Economic Progress

How to turn hydrogen into metal: Crush it with diamonds

A composite of separate exposures taken in 2003 to 2012 with Hubble's Advanced Camera for Surveys and Wide Field Camera 3 of the evolving universe is shown in this handout photo provided by NASA, June 3, 2014.  Researchers say the image, from a new study called the Ultraviolet Coverage of the Hubble Ultra Deep Field, provides the missing link in star formation. Made from 841 orbits of telescope viewing time, it contains approximately 10, 000 galaxies, extending back in time to within a few hundred million years of the big bang, according to NASA.  REUTERS/HUDF/NASA/Handout via Reuters   (OUTERSPACE - Tags: SCIENCE TECHNOLOGY) ATTENTION EDITORS - FOR EDITORIAL USE ONLY. NOT FOR SALE FOR MARKETING OR ADVERTISING CAMPAIGNS. THIS IMAGE HAS BEEN SUPPLIED BY A THIRD PARTY. IT IS DISTRIBUTED, EXACTLY AS RECEIVED BY REUTERS, AS A SERVICE TO CLIENTS - RTR3S21L

Hydrogen makes galaxies shine. Image: REUTERS/HUDF/NASA

Katherine Ellen Foley
Health and Science Reporter, Quartz
Our Impact
What's the World Economic Forum doing to accelerate action on Economic Progress?
The Big Picture
Explore and monitor how Economic Progress is affecting economies, industries and global issues
A hand holding a looking glass by a lake
Crowdsource Innovation
Get involved with our crowdsourced digital platform to deliver impact at scale
Stay up to date:

Economic Progress

This is a story of a gas acting in a way it shouldn’t.

For the first time, physicists from Harvard University turned hydrogen into metal. It proves a concept that was first predicted over 80 years ago by physicists who won the Nobel prize for their work.

Hydrogen, the tiniest element on the periodic table with just one proton and one electron per atom, is a gas at room temperature and normal atmospheric pressure. Usually, hydrogen atom will find another and form a stable molecule. These molecules like to quickly bounce around and take up a lot of space—which is what makes them a gas. (It’s actually rare to find hydrogen on its own in our atmosphere; because it weighs so little Earth’s gravity doesn’t hold it down well.)

But it’s possible to change the state of any element by speeding up or slowing down their molecules, or by giving them more or less room to bounce around. The lower the temperature, the slower molecules move. In this case, the researchers slowed these molecules way down to the point where they were barely moving by cooling them to 5.5 Kelvins (-267.65 °C). At that point, the hydrogen molecules arrange themselves in a lattice structure. Then, they squashed the molecules together to 495 gigapascals, which is nearly 5 million times the pressure we feel at sea level.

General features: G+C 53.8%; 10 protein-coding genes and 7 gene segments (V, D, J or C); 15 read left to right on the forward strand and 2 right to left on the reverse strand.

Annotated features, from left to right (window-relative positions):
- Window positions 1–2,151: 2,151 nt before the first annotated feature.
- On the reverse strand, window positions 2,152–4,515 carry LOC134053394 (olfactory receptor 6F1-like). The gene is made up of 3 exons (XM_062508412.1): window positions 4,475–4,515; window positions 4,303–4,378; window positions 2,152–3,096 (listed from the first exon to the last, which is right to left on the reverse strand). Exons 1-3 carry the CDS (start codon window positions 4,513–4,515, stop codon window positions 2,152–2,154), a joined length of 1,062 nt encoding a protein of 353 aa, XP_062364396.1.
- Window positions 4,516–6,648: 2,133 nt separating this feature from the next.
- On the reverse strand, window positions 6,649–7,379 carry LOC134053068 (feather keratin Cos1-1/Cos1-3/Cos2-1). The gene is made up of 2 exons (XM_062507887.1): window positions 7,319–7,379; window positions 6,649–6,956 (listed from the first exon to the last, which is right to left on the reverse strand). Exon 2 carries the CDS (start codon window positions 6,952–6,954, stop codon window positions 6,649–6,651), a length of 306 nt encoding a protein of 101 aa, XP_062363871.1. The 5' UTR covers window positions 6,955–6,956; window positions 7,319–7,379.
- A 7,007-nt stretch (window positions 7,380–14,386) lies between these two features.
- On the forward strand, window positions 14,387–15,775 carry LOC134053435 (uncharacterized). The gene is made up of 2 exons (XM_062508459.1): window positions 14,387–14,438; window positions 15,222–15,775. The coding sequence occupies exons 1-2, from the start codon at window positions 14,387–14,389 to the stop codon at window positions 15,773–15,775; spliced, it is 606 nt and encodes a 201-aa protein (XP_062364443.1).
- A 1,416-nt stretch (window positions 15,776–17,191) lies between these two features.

When super-cold hydrogen molecules get really close together, something strange happens. “Eventually [the molecules] get so close that two atoms that are in a molecule can’t distinguish whether they should be in that molecule or the adjacent one,” says Isaac Silvera, the lead author of the paper published (paywall) Jan. 26 in the journal Science. Instead of having separate molecules in the lattice, the atoms form a tightly packed mass that all share their electrons—just like a metal.

The research team tested the hydrogen’s metallic properties by shining a light on the sample and measuring how reflective it was. Although they can’t tell if the cold, condensed hydrogen was a liquid or solid, low-energy laser beams bounced back like the scientists would expect them to if the surface was a metal.

To make the metallic hydrogen, Silvera and his colleague, Ranga Dias, used an apparatus called a diamond anvil cell, which, as its name suggests, uses diamonds to apply pressure to chemical samples. “Diamonds are the hardest material we know,” says Silvera. They can withstand a lot of pressure, and are transparent to light and X-rays, which makes the smooshed sample inside the anvil cell easier to study. In this case, they used synthetic diamonds, which have no impurities. They were also coated with a thin layer of aluminum oxide to prevent the hydrogen molecules from seeping into the gemstones.

Silvera thinks that because of the way molecules rearrange themselves in metallic hydrogen, there’s a possibility that when warmed up again it could maintain its structure and be a superconductor. Metals like copper found in wires can conduct electricity, but some of the energy is lost to heat (think about how a lightbulb with filament is hot to the touch). Superconductors can transport electricity without losing any energy, but have only existed at very low temperatures so far, making them impractical for most uses, since keeping things that cold requires lots of energy. In the near future, Silvera plans to conduct research to figure out if, in fact, metallic hydrogen is a room-temperature superconductor.

Don't miss any update on this topic

Create a free account and access your personalized content collection with our latest publications and analyses.

Sign up for free

License and Republishing

World Economic Forum articles may be republished in accordance with the Creative Commons Attribution-NonCommercial-NoDerivatives 4.0 International Public License, and in accordance with our Terms of Use.

The views expressed in this article are those of the author alone and not the World Economic Forum.

Related topics:
Economic ProgressFourth Industrial Revolution
World Economic Forum logo
Global Agenda

The Agenda Weekly

A weekly update of the most important issues driving the global agenda

Subscribe today

You can unsubscribe at any time using the link in our emails. For more details, review our privacy policy.

Africa's debt crisis needs a bold new approach. Here's what countries can do

Danny Bradlow

February 28, 2024

About Us



Partners & Members

  • Join Us

Language Editions

Privacy Policy & Terms of Service

© 2024 World Economic Forum